"While your military training will certainly come in handy in this endeavor, your newly acquired mystical abilities will prove mighty useful in dealing with the undead as well. Some of the weapons we saw today include a shotgun, dynamite, a revolver, a Tibetan war cannon, a scythe, and a spear gun which you can use to pin enemy monstrosities to the wall, making for easy target practice. You will have 16 different spells at your disposal -- eight offensive and eight defensive. While 16 spells may seem kind of limiting at first, you'll find augmentations throughout the game that will increase the effectiveness of your spells, morphing some into incantations hardly recognizable at the fifth level. In terms of gameplay mechanics, weapons are delegated to your left hand and spells to your right, using the respective mouse button for each action, and the control system for using multiple forms of attack seems to work quite easily at this point in the game's development.
"Even though the game is a first person shooter, the DreamWorks team is stressing a mix of action and stealth throughout the game. Since creatures will react to sounds in the game environment, You can't just go in blasting if you hope to defeat Jeremiah's family and their minions. Instead you'll want to creep around some of the areas and avoid direct confrontations with an army of the undead.
"Although the team hasn't fully decided what to do when it comes to multiplayer options, they at least gave us the heads-up on what they're looking at for deathmatch. Expect to start with all of the weapons and spells in deathmatch, but you'll have to search for amplifiers and ammunition in the game to use your arsenal at its utmost effectiveness.
"Undying is looking pretty good from what we've seen so far. The team still has a ways to go as far as content goes, but the new engine effects and the heavy story-based spin on the classic FPS model is a step in the right direction for making a horror-based action game. Definitely look for more on Clive Barker's Undying after E3 and before its release this fall on IGNPC."
Clive Barker's Undying : I See Dead People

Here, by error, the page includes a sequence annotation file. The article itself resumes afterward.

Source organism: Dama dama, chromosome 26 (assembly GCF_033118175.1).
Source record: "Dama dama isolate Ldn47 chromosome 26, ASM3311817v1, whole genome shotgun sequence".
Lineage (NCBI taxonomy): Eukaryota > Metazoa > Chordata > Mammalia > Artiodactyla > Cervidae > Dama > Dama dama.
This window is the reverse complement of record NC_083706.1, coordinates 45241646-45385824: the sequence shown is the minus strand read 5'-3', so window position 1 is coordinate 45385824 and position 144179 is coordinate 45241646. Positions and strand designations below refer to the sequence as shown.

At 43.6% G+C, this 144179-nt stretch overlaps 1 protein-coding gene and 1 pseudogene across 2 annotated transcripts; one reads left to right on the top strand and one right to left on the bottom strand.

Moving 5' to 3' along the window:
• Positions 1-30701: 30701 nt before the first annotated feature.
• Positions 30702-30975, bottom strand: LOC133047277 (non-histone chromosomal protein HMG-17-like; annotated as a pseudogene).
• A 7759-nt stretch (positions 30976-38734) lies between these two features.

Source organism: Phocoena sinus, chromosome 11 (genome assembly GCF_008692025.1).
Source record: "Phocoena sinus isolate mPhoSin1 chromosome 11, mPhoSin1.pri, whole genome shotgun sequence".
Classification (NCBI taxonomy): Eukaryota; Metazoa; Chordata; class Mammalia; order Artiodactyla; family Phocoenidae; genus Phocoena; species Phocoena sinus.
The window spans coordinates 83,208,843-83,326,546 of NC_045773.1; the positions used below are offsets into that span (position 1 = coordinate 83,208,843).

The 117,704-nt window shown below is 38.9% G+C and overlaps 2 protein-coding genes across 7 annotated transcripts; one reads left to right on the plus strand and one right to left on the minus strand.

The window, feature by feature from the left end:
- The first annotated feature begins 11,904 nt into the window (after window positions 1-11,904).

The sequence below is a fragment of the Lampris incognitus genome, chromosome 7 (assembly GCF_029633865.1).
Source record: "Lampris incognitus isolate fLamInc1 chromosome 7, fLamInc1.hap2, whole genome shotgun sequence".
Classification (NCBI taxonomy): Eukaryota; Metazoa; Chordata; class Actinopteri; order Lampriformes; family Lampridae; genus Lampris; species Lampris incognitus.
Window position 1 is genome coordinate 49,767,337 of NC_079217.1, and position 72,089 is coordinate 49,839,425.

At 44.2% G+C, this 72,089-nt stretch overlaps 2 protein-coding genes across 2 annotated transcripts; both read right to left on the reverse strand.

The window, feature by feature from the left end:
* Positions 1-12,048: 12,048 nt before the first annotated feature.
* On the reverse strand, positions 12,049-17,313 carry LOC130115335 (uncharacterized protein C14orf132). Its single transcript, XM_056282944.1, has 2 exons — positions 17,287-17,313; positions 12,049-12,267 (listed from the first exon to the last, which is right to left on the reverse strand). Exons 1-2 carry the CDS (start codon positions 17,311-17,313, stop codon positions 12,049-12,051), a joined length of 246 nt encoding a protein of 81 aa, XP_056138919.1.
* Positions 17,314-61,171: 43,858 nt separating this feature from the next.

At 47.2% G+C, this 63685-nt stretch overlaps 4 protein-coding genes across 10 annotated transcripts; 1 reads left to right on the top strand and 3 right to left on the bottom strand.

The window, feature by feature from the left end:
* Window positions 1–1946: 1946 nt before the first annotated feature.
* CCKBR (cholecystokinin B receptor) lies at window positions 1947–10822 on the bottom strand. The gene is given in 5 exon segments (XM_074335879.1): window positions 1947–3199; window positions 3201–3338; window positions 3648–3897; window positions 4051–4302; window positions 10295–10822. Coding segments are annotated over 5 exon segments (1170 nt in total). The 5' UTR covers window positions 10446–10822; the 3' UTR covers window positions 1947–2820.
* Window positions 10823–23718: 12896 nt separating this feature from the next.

By Tal Blevins, Ign.com, 16 May 2000
Erik Kraber - Sound Designer :
"The spells were very difficult to design. Undying has more than 16
spells, each with multiple levels of functionality. What does a spell
sound like? Our goal was to make each spell distinct and organic.
Mindshatter is a fast-traveling spell that disorients the opponent
when they get hit. We wanted a sound of the spell cutting air as it
flies toward the opponent and then a sonic blast as it breaks the sound
barrier. For the first part of the sound we took recordings of bullet
ricochets, reversed them, pitched them down, and mixed them together.
The sound was intense, somewhere between a jet pass-by and laser shot.
For the sonic boom, we took decays of explosion sounds, pitched them up,
and phased them. It sounded like rolling thunder in a strange dimension.
Then the two parts were combined together to match the timing of the
visual. When this powerful spell hits you, you'll know it!
"[One] way we make sure that the player never gets comfortable with the background tones is to make sure that the player never hears the same ambient exactly the same way twice. Each area has a wide variety of sounds - we combined up to four long tracks of ambience for each area. And our brilliant engineers devised a way for us to randomly alter these sounds over time, both in pitch and volume. The result is an ambient soundtrack that is dynamic and unpredictable. You never feel that an area is either familiar or at rest."
Undying - Development Journal 5
By Erik Kraber, Gamespy.com, October 2000
"...Be ever vigilant or the Undying King will walk the earth again."
Brian Horton [lead artist - Undying] :
"My right hand man on the character design team was Jonathan Gregerson,
he produced designs for some of the best monsters in the game, and he
too comes from and illustration background. Danny Keller, a fantastic
animator and draughtsman, helped design all of Ambrose's minions, the
Trsanti. Rion Vernon came in towards the end of the process to design
the final boss of the game, watch out sucka! Last but not least Jeff
Haynie, the leader of the art team and my spiritual compass. With a